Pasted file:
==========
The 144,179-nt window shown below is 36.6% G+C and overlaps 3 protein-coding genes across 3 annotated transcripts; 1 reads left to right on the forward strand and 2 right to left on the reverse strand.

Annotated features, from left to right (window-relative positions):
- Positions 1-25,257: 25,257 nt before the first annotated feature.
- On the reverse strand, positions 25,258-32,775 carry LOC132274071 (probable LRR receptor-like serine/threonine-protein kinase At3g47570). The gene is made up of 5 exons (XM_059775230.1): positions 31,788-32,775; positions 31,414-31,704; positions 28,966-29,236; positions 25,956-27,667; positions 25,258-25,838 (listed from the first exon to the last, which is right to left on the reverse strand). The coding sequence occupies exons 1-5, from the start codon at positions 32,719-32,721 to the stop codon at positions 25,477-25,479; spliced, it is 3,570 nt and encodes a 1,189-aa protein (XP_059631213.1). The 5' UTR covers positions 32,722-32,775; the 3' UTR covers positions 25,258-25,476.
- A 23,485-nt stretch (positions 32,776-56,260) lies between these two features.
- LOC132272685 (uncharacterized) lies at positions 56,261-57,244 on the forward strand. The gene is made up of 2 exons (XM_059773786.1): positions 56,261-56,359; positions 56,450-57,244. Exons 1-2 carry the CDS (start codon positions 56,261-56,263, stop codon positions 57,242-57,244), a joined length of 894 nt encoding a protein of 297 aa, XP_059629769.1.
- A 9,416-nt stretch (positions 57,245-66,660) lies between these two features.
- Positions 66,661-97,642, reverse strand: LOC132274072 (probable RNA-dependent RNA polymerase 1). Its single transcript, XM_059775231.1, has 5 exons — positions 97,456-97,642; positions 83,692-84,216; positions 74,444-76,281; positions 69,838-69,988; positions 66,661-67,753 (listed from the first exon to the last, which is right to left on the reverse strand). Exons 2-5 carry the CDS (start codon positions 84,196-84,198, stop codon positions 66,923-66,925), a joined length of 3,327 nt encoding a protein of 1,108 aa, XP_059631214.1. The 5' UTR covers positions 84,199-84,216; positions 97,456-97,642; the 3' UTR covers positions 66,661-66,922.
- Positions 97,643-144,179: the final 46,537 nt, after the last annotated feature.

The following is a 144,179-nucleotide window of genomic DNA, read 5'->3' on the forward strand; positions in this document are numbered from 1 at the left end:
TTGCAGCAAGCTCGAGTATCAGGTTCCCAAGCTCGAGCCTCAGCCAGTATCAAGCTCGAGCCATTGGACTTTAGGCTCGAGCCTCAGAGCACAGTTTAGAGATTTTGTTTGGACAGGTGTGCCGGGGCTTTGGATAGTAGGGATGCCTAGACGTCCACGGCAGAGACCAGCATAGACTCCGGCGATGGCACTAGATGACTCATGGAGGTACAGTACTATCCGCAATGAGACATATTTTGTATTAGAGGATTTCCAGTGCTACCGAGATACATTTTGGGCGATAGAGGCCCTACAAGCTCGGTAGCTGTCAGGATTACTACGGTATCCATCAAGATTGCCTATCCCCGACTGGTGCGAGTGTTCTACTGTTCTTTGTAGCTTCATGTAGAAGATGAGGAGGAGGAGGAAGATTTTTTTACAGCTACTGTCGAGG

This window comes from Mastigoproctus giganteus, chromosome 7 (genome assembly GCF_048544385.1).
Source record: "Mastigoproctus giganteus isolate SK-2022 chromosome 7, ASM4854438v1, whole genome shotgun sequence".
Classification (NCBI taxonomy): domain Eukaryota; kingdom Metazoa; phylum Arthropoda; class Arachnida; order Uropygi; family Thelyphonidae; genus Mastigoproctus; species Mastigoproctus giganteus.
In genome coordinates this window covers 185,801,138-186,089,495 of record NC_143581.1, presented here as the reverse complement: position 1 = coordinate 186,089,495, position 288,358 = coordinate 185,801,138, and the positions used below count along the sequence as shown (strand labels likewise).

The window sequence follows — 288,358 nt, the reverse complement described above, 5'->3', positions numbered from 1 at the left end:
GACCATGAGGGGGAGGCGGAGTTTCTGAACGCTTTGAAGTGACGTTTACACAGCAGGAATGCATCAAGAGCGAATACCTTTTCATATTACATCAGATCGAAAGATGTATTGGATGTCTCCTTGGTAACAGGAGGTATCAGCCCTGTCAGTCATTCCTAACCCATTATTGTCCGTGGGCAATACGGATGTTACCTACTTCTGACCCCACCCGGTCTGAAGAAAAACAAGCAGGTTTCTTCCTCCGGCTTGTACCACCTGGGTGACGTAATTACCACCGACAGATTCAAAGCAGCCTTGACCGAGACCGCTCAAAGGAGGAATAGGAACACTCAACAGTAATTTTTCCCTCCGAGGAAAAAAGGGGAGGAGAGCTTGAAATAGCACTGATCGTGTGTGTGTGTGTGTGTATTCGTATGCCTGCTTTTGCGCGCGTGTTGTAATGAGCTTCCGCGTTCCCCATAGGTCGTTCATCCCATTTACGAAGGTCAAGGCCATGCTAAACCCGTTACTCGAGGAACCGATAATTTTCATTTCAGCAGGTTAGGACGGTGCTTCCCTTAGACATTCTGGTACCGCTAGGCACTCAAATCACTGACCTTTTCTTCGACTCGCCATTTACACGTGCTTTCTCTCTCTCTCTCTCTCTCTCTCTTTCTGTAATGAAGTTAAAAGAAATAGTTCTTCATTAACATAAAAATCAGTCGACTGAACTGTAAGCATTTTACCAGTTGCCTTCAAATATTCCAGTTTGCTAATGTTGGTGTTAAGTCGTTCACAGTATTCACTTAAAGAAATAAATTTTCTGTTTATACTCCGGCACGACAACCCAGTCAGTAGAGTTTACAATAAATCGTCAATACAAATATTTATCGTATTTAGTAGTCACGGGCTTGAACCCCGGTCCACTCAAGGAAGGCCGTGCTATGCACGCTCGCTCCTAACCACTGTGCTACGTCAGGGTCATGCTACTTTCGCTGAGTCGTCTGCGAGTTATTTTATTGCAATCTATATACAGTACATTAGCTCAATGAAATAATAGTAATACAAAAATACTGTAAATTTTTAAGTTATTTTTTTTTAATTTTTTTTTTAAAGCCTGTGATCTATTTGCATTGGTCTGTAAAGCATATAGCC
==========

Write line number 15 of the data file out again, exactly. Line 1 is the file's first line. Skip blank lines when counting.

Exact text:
In genome coordinates this window covers 185,801,138-186,089,495 of record NC_143581.1, presented here as the reverse complement: position 1 = coordinate 186,089,495, position 288,358 = coordinate 185,801,138, and the positions used below count along the sequence as shown (strand labels likewise).